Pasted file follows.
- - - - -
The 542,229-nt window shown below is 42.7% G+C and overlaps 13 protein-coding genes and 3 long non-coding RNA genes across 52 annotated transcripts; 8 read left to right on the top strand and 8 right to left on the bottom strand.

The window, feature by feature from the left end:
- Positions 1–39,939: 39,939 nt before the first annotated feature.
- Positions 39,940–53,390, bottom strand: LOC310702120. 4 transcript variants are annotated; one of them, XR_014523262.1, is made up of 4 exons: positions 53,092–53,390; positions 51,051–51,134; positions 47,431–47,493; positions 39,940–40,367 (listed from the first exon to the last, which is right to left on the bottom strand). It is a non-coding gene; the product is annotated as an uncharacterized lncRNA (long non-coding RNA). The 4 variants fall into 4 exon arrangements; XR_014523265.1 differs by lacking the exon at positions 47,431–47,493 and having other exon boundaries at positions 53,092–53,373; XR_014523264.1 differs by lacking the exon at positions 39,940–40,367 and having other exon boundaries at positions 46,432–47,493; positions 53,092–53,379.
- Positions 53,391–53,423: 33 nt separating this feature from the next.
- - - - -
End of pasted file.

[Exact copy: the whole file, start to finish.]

The 542,229-nt window shown below is 42.7% G+C and overlaps 13 protein-coding genes and 3 long non-coding RNA genes across 52 annotated transcripts; 8 read left to right on the top strand and 8 right to left on the bottom strand.

The window, feature by feature from the left end:
- Positions 1–39,939: 39,939 nt before the first annotated feature.
- Positions 39,940–53,390, bottom strand: LOC310702120. 4 transcript variants are annotated; one of them, XR_014523262.1, is made up of 4 exons: positions 53,092–53,390; positions 51,051–51,134; positions 47,431–47,493; positions 39,940–40,367 (listed from the first exon to the last, which is right to left on the bottom strand). It is a non-coding gene; the product is annotated as an uncharacterized lncRNA (long non-coding RNA). The 4 variants fall into 4 exon arrangements; XR_014523265.1 differs by lacking the exon at positions 47,431–47,493 and having other exon boundaries at positions 53,092–53,373; XR_014523264.1 differs by lacking the exon at positions 39,940–40,367 and having other exon boundaries at positions 46,432–47,493; positions 53,092–53,379.
- Positions 53,391–53,423: 33 nt separating this feature from the next.